These are advanced pieces of machinery, and thus challenging to scale. Project Goldeneye features an all-new construction of the frame and cryostat — the main, barrel-shaped component responsible for the cooling — to maximize experimental volume while reducing noise and achieving the temperatures required for cooling experimental quantum hardware. The design is modular, which made prototyping, assembly, and disassembly a much easier lift for just a team of four IBM engineers. Other large dilution refrigerators may require larger cranes and a dozen or more technicians for assembly and disassembly. 

The cryostat also features a clamshell design, allowing the outer vacuum chamber to open sideways and eliminating the need to remove the entire external shell to access the hardware inside. Most dilution refrigerators in use today require a team of operators to function properly, but Goldeneye’s fully automated system includes a specially designed jib crane that could one day allow even a single person to run the fridge — which can be monitored remotely with the help of an open-source visualization platform.

The inside of the cryostat features the ability to install a set of 10 internal plates for mounting components in its top and bottom half: five “regular” units on top and five inverted units on the bottom. It can also hold up to six individual dilution refrigerator units, enabling close to ~10 mW at 100 mK cooling power, and over 24 W of cooling power at 4 K temperatures. Finally, the weight of the entire system — 6.7 metric tons — also helps dampen vibrations, reducing the need for other commonly used dampening techniques. This was successful and after three years the team was able to perform one final characterization exercise: they placed a qubit chip inside.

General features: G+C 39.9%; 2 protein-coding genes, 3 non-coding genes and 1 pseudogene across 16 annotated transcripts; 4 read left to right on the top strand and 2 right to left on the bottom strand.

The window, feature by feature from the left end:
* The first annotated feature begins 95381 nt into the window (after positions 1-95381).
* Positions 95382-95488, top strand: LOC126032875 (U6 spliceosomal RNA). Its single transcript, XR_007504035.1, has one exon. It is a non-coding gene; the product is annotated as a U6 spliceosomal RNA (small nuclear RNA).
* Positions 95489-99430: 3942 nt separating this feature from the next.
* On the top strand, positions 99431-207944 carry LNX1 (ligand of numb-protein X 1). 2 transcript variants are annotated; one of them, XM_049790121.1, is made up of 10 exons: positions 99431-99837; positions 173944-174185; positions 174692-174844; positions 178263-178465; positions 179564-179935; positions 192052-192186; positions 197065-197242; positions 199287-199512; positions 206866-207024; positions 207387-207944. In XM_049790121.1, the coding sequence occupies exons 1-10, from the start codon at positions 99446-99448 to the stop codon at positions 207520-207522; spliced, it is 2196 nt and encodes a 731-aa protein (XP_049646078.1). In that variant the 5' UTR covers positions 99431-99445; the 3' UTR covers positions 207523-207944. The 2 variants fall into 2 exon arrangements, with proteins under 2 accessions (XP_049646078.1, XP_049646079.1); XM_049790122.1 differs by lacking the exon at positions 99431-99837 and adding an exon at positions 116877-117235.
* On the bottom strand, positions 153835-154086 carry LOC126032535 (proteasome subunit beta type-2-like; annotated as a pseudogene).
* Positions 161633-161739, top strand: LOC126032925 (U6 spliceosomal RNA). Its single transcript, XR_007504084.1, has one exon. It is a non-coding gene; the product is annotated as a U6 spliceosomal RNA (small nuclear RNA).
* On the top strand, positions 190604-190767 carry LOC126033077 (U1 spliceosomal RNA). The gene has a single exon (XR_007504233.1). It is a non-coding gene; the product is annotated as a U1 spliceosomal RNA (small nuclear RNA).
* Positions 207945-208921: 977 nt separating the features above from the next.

This test demonstrated the performance of Goldeneye through the eyes of a qubit by measuring qubit frequencies and coherence times — how long they can retain quantum information. They were able to reproduce coherence times of around 450 microseconds, similar to those measured on other commercial dilution refrigeration systems. They did not observe a decrease in the qubit’s performance despite the different internal environment and much larger experimental volume.

And despite its size, Goldeneye is efficient. It requires less space than present-day, large-scale dilution refrigerators in order to accommodate an equivalent amount of quantum hardware. It would require 10 times the lab space to deploy equivalent hardware in today’s state-of-the-art fridges.

IBM Quantum System Two, which they will deploy next year, will first be realized with Bluefors’ Kide cryogenic platform, a smaller, modular system that allows connecting multiple processors together through 2025. However, having access to Goldeneye allows them to consider many different ways of scaling up their quantum processors even beyond 2025. It will help them further conceptualize the cryogenic infrastructure of tomorrow's quantum data centers.

By simply constructing Goldeneye, the team has tested the limits of cryogenic science, while teaching them what kinds of large-scale quantum experiments may soon be feasible. The lessons learned from this project will likely go towards a future IBM Quantum System Three as they continue to chart the quantum course for the world.